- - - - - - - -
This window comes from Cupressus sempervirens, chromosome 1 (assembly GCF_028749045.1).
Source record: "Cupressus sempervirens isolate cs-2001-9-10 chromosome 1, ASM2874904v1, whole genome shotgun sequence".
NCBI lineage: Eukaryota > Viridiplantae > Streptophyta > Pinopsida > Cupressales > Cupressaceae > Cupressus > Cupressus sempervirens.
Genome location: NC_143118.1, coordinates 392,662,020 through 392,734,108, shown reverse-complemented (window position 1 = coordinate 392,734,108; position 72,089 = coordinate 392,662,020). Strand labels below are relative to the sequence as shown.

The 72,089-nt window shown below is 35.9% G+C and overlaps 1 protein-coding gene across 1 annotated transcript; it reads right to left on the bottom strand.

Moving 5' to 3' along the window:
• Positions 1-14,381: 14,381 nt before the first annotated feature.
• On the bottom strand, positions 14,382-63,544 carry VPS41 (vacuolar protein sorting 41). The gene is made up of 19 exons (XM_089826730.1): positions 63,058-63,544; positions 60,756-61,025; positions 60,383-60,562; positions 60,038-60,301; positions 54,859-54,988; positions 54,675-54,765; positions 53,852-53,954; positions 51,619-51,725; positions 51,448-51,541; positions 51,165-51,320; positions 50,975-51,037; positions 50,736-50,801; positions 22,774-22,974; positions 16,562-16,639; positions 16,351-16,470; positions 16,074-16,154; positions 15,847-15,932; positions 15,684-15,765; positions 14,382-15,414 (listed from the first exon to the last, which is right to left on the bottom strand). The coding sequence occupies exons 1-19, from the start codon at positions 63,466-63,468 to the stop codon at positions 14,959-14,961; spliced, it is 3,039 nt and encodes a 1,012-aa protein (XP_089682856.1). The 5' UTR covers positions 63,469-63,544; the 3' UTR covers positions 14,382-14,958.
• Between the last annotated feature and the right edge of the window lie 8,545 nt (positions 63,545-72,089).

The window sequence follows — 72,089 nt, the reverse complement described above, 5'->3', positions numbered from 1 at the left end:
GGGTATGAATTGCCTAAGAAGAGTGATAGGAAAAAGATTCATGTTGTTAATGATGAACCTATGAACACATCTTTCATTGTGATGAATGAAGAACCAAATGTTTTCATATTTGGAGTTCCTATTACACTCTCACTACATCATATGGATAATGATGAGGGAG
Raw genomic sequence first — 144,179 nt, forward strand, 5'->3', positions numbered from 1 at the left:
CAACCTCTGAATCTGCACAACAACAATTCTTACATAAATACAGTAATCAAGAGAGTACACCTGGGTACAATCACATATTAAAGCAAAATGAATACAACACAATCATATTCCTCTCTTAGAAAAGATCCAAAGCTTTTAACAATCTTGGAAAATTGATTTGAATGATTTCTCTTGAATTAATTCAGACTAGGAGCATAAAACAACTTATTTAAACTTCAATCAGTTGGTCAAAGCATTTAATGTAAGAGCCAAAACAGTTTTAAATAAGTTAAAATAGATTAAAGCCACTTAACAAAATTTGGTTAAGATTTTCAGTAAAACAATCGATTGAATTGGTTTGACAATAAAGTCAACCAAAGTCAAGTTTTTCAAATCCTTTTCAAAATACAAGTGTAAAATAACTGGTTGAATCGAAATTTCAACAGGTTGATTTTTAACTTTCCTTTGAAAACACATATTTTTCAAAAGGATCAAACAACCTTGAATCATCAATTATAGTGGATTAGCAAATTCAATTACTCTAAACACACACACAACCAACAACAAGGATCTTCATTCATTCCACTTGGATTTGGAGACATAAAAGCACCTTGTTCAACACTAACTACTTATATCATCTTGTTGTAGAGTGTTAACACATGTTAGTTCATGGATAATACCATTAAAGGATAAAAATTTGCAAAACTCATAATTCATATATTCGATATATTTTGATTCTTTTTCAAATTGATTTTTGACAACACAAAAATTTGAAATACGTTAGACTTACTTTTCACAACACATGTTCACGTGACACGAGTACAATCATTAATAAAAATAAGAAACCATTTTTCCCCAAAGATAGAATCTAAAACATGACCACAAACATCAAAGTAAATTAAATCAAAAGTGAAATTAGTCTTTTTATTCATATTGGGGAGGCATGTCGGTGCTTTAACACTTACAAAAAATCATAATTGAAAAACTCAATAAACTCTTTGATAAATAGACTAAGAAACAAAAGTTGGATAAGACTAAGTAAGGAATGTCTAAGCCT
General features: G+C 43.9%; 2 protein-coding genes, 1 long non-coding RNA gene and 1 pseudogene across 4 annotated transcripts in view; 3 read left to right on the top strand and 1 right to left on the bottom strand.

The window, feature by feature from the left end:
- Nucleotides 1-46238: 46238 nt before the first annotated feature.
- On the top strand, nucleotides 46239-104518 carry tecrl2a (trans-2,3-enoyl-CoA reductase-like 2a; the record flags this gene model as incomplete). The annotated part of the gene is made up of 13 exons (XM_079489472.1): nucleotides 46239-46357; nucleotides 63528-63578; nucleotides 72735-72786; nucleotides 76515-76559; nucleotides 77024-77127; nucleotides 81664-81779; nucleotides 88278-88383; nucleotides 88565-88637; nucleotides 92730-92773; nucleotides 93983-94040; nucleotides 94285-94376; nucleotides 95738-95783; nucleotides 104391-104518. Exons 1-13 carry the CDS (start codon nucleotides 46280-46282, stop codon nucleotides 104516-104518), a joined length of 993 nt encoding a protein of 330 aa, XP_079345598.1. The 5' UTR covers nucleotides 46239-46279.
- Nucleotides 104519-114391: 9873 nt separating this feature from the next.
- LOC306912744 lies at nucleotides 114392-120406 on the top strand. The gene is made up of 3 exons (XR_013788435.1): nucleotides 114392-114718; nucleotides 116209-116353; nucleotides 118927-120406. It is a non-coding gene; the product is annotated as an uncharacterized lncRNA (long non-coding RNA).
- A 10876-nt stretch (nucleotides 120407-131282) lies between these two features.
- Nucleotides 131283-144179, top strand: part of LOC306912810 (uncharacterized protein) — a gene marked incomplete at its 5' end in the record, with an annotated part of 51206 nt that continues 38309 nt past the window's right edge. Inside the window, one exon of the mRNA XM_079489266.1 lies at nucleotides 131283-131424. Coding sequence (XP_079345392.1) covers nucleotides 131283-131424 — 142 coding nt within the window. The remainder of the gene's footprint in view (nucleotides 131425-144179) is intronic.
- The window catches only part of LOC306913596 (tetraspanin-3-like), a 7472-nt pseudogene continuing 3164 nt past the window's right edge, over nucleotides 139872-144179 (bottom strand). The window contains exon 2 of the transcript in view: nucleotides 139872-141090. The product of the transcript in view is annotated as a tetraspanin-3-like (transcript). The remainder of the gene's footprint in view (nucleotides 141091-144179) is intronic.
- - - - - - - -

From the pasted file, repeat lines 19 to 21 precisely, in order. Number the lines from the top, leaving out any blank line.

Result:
- LOC306912744 lies at nucleotides 114392-120406 on the top strand. The gene is made up of 3 exons (XR_013788435.1): nucleotides 114392-114718; nucleotides 116209-116353; nucleotides 118927-120406. It is a non-coding gene; the product is annotated as an uncharacterized lncRNA (long non-coding RNA).
- A 10876-nt stretch (nucleotides 120407-131282) lies between these two features.
- Nucleotides 131283-144179, top strand: part of LOC306912810 (uncharacterized protein) — a gene marked incomplete at its 5' end in the record, with an annotated part of 51206 nt that continues 38309 nt past the window's right edge. Inside the window, one exon of the mRNA XM_079489266.1 lies at nucleotides 131283-131424. Coding sequence (XP_079345392.1) covers nucleotides 131283-131424 — 142 coding nt within the window. The remainder of the gene's footprint in view (nucleotides 131425-144179) is intronic.